The Wall Street Journal is worried about volatility.
Actually, WSJ is worried that maybe the whole “you too can be a vol. seller” marketing pitch that’s implicit in vehicles like XIV may be a siren song.
The problem, of course, is that by the time something ends up in the Journal, it’s probably too late.
In a piece dated Monday called “Does a 263% Profit Mean Markets Are Efficient?,” WSJ essentially parrots the warnings that have emanated from the desks of folks like Deutsche Bank’s Rocky Fishman and JPMorgan’s Marko Kolanovic.
There’s also a mention of the market’s fabulous collapsing vol. act, which BofAML so poignantly illustrated earlier this year in the following chart that tends to pop up anytime this subject is broached which, in the current environment, is just about every day:
As noted there, vol. is “mean reverting” at an increasingly rapid rate on any spike.
The market is now so conditioned to buy every dip, that vol. spikes are becoming more fleeting with each passing episode. Here’s another way to visualize the same dynamic:
And here it is again:
“Complacency still rules, with ‘buy the dip’ firmly embedded in investor psychology after an eight-year bull market,” the Journal notes, in a nod to the dynamic illustrated above.
Indeed, that was readily apparent last week when, to quote the Journal again, “the VIX had its fourth-biggest ever rise of 55% from open to peak [on Thursday], before recording its eighth-biggest fall from peak to close. By its low on Friday it was back in the lowest 1% of VIX readings ever.”
That kind of thing lulls people to sleep and makes idiots look like geniuses for buying inverse VIX products on spikes.
The worry is that these folks are going to get run the fuck over one day. More specifically, if volatility spikes enough to force inverse and levered VIX ETPs to buy VIX futs into said spike, it will exacerbate the problem and could spiral quickly out of control – especially if that kind of action can’t be easily absorbed. Think of it as selling into a falling market.
And ironically, given the presence of vol.-sensitive programmatic strats, an exaggerated vol. spike could well cause a mechanical deleveraging event that would… wait for it… trigger systematic selling into a falling market. That, in turn, could drive vol. still higher, and around we go in a self-feeding loop.
For those who missed it, here’s Deutsche Bank’s feedback loop dashboard (more here):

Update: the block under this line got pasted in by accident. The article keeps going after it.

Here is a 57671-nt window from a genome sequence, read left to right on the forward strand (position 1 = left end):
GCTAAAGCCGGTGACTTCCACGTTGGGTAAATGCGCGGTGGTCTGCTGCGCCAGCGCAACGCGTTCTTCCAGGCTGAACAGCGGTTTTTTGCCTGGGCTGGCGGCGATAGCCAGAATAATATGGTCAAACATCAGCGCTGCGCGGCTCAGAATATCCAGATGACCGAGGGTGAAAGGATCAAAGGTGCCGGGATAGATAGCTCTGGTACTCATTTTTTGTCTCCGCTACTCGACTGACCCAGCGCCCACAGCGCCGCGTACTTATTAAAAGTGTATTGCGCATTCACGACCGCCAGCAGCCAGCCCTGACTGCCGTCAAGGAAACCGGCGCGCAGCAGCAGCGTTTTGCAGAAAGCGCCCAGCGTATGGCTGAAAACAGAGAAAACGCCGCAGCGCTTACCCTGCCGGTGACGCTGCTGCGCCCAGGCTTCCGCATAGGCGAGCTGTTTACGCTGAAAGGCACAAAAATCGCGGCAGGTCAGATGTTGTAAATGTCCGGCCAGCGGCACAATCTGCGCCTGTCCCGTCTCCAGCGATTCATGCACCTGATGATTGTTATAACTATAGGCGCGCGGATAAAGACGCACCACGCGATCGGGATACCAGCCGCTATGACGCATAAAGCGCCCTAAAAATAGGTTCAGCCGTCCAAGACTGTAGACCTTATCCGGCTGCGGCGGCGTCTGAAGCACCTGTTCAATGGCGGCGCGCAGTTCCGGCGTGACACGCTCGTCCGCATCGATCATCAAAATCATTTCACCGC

The Journal article doesn’t get that granular with it, but whether they know it or not, that’s what they’re warning about when they say things like this:
When low-volatility regimes have ended in the past, they have typically trended higher before turning really nasty, giving investors time to get out. If volatility is no longer predictable, the “short-vol” strategies used by hedge funds, pension funds and institutional investors—and available through exchange-traded products, too—are riskier than their advocates suggest.
Just how risky was evident last week. The VelocityShares Daily Inverse VIX exchange-traded note, known by its ticker XIV, tumbled 15% intraday on Thursday. Investors must decide if this is advance warning of danger ahead, or merely a move to be expected after gains of 263% in the previous 12 months.
The August 2015 panic meant those who had continued selling volatility—despite a warning from a smaller VIX rise earlier that summer—lost more than half their money. The XIV exchange-traded note took until January 2017 to recover all its losses.
There are two causal stories to tell behind these concerns. One is that explicit bets against volatility are crowded, so when volatility starts rising, the rush for the exit drives it up further.
The second story is that implicit bets against volatility such as equities or emerging-market debt are crowded. Investors who have been persuaded by calm markets to move out of their comfort zone to buy riskier assets are very sensitive to any sign that the market or economic cycles might be ending.
Again, the explicit bets can turn into a feedback loop that catalyzes unwinds in the implicit bets and before you know it, it’s an avalanche. Indeed, we recently penned a post on this citing Deutsche’s Aleksandar Kocic, titled, appropriately enough, “The Avalanche.”
The Journal also suggests that markets shouldn’t be as sensitive as they are to subtle shifts in central bank rhetoric:
Some dates deserve a place in market history. Black Monday 1987 and Black Thursday 1929 occurred before the VIX fear gauge was created, but the volatility index’s three biggest intraday rises also resonate: August 2015’s China fears. May 2010’s flash crash. February 2007’s subprime concerns mixed with another China panic.
Last Thursday shouldn’t merit being on the list. Central bankers kind of maybe indicated that just possibly they might do what they previously said they would do, and tighten monetary policy if the economy improves.
Duly noted, but at the same time, that assessment fails to take into account the extent to which the central bank liquidity backstop is part and parcel of the vol. seller’s/carry trader’s paradise in which we currently exist.
When you consider how correlated central bank liquidity flow is with risk assets and credit spreads, you can see why people have a tendency to freak the fuck out when the messaging turns too hawkish. Does that make it a healthy dynamic? No. But it does make sense.
In any event, consider this yet another warning to those who are busy picking pennies in front of steamrollers.